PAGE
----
Presenting Indian Classical Arts to International Audiences : A Sambhashna

Most participants said that Indian classical music and dance were well received by the European acquaintances they know, while at the same time, the European audience expressed deep surprise in how similar musical instruments like violin or flute were used in a different harmony and melody by Indian Carnatic performers. The discussion then moved on to the well-contested topic of whether to change the Indian style or create fusion for presenting to international audience.

The discussion was rich in terms of specific classical components and methods used both in Hindustani and Carnatic classical forms, with the participants most of whom are also trained in classical forms taking references from Kathak, Maharashtrian and Carnatic music along with comparisons to European music, Chinese music and K-Pop. It was noted that European music is harmony and orchestra while Indian music is more about melodies. A participant added that Indian flutes have higher shruti than European flutes, and it is surprising for European audiences to see the jump in swaras in Indian flutes along with the idea of kalpanaswarams. It was also highlighted that often Indian mythological stories are beyond comprehension by European audience. For example, the love of Krishna and Radha is seen as a normal love story. To this the question was raised, how can we change the story? A participant highlighted the Natya Shashtra as a open treatise to think and innovate contemporary socially relevant topics in classical Indian forms.

This section also received a balanced take by the participants with some pointing out aptly that Indian forms should not change their authenticity because classical enthusiasts are anyways a select group of intellectually oriented audience. The counter argument was that some changes are already happening in how classical forms are presented and that is okay . In order to bridge the gap in communication of Indian classical music/dance themes to international audience, it was unanimously agreed that there was a need for more explanation of the context of a particular performance before the event.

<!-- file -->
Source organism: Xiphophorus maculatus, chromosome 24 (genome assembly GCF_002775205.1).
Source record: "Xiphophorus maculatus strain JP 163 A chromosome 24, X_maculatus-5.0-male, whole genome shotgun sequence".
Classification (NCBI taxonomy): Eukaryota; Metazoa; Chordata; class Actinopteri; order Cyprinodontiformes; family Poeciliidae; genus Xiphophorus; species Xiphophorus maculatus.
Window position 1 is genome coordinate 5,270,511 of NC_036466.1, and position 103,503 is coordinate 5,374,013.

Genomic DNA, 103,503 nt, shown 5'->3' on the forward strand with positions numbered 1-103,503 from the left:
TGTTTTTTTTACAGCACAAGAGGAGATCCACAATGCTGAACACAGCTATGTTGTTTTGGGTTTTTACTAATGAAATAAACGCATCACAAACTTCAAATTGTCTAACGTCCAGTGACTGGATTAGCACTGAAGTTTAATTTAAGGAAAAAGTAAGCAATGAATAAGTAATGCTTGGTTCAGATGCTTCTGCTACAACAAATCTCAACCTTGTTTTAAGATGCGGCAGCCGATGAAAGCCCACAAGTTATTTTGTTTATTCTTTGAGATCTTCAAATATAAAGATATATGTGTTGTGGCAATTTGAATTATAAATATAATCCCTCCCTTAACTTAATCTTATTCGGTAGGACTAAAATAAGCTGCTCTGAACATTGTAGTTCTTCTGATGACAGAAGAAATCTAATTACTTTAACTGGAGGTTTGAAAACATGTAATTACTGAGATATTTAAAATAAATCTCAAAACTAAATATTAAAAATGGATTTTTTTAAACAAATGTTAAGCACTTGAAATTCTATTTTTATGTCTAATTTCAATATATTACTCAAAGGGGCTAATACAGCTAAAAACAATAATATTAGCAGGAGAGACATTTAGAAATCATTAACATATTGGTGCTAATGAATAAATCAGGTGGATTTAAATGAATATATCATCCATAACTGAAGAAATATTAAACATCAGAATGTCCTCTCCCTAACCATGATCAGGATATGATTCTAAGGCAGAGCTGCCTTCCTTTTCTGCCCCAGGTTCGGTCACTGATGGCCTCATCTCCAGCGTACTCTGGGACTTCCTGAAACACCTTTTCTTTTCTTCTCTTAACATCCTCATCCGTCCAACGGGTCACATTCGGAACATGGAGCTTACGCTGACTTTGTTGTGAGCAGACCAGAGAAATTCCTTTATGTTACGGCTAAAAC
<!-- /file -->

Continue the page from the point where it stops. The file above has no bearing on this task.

Later, the discussion was on how to create a soft power out of Indian classical art forms , to which the participants discussed multiple ideas like creating exchange programs between arts students and performers of Europe and India, accessing the schools in Europe and creating grants for Indian performers to visit Europe. The overall discussion gave a lot of on-ground information as told by the participants of the meeting as well as some well articulated analysis of how we can make Indian classical art forms suitable for International audience. It also gave a variety of possible solutions, checks and balances which we might have to keep in order to make this endeavor possible. The meeting ended on a positive note that there is high scope of presenting Indian classical art forms to the International audience.

Dipon Bose
SPICMACAY volunteer
Politecnico di Milano, Italy


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